Tactic testing: DDaRkNeSs 3-2-2-2-1 by DaRkNeSs

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We are back with our tactic testing, and this week’s tactic to get our treatment is DDaRkNeSs 3-2-2-2-1 by DaRkNeSs.

The formation is slightly unusual, which is why I wanted to test it out and see if it was successful. It produced some interesting results to say the least. Read on to find out how it performed in testing.

How was the test conducted?

As usual, I started the game with Everton. However, I used an updated custom database with the latest squads as of July 24th.

I played out one Premier League season without any changes from me, so there were no tactical tweaks and no transfers to bail us out if the team were underperforming.

How is the tactic set up?

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As the tactic title suggests, the formation is a 3-2-2-2-1 while using a balanced mentality. I had to check if that was right, as for a second I had thought I had too many players! Anyway, this tactic uses a goalkeeper as a sweeper keeper, using the defend duty.

In front of the last line of defence are two ball-playing defenders and a central defender, all on defend duty. The backline is protected by two defensive midfielders on support duty, who looking at the tactic, seem to be crucial players defensively.

Out wide are defensive wingers on support duty. In attack, two attacking midfielders on attack support the lone Advanced forward who is on attack.

At first view, this tactic may have been a bit unbalanced. However, the roles and positions worked well and produced impressive results.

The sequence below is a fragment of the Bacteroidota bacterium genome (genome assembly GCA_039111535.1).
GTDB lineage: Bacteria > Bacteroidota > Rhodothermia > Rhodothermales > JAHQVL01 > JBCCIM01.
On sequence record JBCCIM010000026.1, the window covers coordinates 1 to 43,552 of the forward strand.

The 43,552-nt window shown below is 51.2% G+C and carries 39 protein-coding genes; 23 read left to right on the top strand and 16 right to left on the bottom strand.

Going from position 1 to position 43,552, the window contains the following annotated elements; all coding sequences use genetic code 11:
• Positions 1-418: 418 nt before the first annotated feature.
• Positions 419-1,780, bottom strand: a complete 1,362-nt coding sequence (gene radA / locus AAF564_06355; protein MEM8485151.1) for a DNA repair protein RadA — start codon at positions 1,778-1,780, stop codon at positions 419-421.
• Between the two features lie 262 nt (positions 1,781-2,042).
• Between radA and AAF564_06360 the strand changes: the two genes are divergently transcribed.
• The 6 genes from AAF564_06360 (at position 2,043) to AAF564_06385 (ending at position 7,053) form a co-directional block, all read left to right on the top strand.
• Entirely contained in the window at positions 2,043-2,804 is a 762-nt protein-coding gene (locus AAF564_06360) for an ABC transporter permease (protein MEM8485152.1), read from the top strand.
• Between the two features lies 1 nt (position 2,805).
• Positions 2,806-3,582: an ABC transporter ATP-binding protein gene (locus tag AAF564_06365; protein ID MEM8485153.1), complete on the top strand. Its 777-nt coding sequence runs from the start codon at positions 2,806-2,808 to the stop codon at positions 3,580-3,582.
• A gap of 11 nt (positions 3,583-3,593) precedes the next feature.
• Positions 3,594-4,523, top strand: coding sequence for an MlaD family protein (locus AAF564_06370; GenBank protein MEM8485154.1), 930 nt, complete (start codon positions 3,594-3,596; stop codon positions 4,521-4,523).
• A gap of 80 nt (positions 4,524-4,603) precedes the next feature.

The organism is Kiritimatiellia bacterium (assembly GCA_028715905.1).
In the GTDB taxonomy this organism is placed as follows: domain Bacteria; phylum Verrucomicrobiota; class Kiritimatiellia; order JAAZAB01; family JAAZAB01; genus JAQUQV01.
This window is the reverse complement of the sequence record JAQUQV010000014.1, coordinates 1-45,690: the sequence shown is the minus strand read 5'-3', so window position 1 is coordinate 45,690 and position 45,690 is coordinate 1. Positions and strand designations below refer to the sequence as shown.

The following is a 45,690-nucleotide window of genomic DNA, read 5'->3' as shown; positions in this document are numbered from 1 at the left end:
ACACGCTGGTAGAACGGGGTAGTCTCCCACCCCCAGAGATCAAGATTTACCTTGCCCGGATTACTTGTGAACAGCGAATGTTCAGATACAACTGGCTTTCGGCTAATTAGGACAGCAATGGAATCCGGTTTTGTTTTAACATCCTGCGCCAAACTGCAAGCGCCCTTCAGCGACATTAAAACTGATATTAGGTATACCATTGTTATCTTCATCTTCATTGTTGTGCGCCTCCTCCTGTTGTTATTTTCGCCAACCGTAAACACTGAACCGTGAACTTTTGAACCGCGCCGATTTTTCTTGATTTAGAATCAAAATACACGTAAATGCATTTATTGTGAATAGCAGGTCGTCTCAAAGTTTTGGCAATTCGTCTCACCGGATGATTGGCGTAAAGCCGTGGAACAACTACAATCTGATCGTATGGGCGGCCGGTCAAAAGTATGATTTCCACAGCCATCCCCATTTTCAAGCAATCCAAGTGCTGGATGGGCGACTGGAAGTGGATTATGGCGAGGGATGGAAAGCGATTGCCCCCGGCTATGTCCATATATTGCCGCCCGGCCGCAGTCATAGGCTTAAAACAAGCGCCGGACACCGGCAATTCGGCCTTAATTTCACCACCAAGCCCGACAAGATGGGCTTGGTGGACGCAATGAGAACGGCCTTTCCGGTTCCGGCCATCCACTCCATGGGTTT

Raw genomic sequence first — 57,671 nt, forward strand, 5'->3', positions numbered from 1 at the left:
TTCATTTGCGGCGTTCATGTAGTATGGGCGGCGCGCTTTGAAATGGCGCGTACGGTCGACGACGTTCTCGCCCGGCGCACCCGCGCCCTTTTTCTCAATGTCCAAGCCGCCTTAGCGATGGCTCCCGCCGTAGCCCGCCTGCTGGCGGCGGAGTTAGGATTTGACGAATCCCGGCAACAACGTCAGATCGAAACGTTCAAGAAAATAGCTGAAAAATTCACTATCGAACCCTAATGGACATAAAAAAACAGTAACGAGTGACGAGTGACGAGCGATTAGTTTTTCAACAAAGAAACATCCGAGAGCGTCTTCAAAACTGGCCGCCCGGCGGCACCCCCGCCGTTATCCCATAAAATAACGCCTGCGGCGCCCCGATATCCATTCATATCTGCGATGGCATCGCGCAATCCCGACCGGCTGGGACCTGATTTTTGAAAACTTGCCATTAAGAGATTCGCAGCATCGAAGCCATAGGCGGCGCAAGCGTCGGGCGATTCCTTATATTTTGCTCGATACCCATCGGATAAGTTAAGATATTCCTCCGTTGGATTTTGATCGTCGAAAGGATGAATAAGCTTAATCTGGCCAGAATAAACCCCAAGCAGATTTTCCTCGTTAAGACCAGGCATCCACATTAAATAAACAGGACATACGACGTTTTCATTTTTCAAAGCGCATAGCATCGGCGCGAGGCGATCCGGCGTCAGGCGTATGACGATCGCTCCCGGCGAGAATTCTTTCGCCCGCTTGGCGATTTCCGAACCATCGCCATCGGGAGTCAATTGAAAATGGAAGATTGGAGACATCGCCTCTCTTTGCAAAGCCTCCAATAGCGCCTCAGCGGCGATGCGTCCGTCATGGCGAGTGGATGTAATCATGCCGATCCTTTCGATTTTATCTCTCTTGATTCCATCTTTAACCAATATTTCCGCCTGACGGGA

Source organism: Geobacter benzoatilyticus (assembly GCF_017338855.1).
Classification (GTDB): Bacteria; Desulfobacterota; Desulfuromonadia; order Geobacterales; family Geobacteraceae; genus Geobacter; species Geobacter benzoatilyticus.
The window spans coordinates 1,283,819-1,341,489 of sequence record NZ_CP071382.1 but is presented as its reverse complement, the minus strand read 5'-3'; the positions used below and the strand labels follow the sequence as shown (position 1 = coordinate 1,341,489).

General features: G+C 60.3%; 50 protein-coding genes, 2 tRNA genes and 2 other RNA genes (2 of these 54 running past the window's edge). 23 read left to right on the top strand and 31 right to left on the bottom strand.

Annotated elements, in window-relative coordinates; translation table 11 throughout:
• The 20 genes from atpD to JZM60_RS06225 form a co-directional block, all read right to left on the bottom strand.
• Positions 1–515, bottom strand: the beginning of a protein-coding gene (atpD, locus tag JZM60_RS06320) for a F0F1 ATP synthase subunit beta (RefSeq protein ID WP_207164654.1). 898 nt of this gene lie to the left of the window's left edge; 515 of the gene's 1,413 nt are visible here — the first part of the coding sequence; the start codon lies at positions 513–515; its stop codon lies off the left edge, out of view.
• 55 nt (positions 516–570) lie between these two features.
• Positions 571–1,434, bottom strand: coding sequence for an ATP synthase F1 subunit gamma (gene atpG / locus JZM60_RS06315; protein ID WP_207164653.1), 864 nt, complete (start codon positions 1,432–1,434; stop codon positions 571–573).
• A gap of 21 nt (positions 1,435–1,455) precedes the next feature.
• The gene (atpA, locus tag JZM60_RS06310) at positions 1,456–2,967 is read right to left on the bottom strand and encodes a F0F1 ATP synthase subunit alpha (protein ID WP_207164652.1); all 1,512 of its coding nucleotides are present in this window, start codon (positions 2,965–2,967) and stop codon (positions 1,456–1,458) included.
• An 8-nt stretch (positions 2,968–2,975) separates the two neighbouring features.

How did the tactic perform?

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I was pleasantly surprised by the results produced by this tactic. I usually favour playing with wingers, so I don’t often use a formation with two central attacking midfielders.

The team’s predicted finishing position was 16th place in the table. However, they finished fifth place in the standings, just four points adrift of the Champions League spots. The points tally of 74 would also be a club-record points tally in the Premier League era.

The most impressive facet of this tactic was the team’s attacking output, as they scored 94 goals in their 38 top-flight games, which was the highest tally of any of the teams in the Premier League.

At the other end of the pitch, the team conceded 44 goals, which could be better but is not the worst defensive record I have seen in our tactic testing. In fact, only five teams conceded fewer goals in the league.

The number of goals scored negated any defensive vulnerabilities, as the team finished with a goal difference of 50, which was the third-best in the league.

Looking at the schedule, there were some impressive results in the league, with a 6-1 home win over Tottenham, a 5-2 victory at Arsenal and an incredible 5-0 home triumph over Manchester City standout results during the campaign.

In the cup competitions, the team made it to the Carabao Cup semi-finals only to lose 7-3 to Manchester United on aggregate. In between the two League Cup semi-finals legs was also a 2-1 loss to the Red Devils in the FA fourth round.